A woman who fell and twisted her ankle as she left a car park has succeeded in her claim for compensation.
In such cases, it is sometimes difficult to ascertain exactly who owns the premises and who is responsible for maintaining them so they do not pose a risk to members of the public.
When the woman first presented her personal injury claim to the owners of the car park, they denied that it was anything to do with them. However, the solicitor handling the claim was able to prove that they had in fact previously carried out maintenance to the property.
In defending the claim in court, the car park owners argued that they could not be expected to identify every hazard as soon as it arose. They contended that they had in place a system for carrying out regular inspections of the surface of the car park and organised repairs and maintenance when necessary. However, they were unable to produce any evidence of this or to give details of which areas had been inspected when and what, if any, work had been carried out.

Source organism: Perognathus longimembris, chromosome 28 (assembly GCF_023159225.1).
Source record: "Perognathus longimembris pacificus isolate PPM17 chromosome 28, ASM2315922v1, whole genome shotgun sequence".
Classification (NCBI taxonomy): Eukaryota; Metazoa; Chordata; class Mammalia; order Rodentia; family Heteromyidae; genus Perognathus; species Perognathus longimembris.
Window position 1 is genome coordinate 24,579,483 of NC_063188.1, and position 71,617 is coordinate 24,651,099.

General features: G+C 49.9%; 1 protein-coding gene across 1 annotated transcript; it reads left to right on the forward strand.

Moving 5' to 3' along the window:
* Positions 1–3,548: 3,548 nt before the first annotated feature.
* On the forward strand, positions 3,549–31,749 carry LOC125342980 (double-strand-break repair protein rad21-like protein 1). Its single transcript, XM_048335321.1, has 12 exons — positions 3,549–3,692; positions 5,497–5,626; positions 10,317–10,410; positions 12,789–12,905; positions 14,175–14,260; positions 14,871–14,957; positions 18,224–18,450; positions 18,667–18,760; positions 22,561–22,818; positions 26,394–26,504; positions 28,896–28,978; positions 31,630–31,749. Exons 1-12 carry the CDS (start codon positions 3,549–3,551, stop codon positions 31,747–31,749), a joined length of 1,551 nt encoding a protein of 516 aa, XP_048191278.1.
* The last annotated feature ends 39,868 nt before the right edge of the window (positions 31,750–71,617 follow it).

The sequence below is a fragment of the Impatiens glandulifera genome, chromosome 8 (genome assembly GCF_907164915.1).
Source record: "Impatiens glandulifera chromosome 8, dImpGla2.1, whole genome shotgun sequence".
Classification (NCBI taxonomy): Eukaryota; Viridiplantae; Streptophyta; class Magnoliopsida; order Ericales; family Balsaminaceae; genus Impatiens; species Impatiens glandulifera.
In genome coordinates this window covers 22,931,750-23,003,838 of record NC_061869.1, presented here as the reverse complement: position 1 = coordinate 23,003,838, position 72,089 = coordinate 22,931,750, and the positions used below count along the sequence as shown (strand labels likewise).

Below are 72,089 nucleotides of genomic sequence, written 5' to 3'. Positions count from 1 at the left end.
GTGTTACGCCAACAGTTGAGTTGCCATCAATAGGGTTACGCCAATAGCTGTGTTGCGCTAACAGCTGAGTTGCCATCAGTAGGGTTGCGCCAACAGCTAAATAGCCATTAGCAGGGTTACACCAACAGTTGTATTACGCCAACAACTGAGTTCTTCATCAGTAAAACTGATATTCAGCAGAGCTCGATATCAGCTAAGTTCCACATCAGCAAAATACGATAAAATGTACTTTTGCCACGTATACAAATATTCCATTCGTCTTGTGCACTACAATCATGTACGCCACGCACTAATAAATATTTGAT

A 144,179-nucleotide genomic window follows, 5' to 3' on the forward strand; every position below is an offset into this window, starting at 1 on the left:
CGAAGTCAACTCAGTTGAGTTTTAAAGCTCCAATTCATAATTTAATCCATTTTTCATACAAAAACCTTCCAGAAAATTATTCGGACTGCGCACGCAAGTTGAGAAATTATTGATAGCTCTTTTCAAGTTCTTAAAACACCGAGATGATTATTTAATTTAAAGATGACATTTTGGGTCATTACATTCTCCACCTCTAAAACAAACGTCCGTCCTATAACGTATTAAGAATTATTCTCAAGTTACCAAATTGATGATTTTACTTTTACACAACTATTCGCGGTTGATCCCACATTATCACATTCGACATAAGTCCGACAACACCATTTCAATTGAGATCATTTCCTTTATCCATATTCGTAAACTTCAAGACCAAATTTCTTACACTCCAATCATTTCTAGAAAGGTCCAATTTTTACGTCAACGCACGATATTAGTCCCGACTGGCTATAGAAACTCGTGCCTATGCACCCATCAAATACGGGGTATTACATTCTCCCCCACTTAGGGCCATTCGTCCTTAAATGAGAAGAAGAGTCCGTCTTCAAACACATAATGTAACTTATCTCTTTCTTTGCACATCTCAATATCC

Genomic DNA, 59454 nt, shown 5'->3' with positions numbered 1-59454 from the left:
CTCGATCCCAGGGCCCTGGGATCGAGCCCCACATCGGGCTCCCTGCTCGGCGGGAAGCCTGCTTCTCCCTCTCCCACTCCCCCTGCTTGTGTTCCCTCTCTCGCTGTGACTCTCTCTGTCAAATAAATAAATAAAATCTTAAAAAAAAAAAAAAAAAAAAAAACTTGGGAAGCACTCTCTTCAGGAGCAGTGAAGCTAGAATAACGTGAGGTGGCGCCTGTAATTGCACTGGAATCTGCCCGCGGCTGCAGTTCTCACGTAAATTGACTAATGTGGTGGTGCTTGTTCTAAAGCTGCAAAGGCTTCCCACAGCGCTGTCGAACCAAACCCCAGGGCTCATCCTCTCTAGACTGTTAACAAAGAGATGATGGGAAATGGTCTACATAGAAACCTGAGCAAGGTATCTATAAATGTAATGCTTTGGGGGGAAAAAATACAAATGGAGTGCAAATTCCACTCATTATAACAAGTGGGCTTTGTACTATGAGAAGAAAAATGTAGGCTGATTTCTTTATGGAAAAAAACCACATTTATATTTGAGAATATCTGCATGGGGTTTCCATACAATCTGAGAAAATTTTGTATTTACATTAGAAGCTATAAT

The judge rejected their arguments. Whilst the law recognises that it is not always reasonably practicable to eliminate all risks, the car park owners had been unable to demonstrate that they had complied with their health and safety responsibilities towards the general public.
The woman was awarded compensation for her pain and suffering.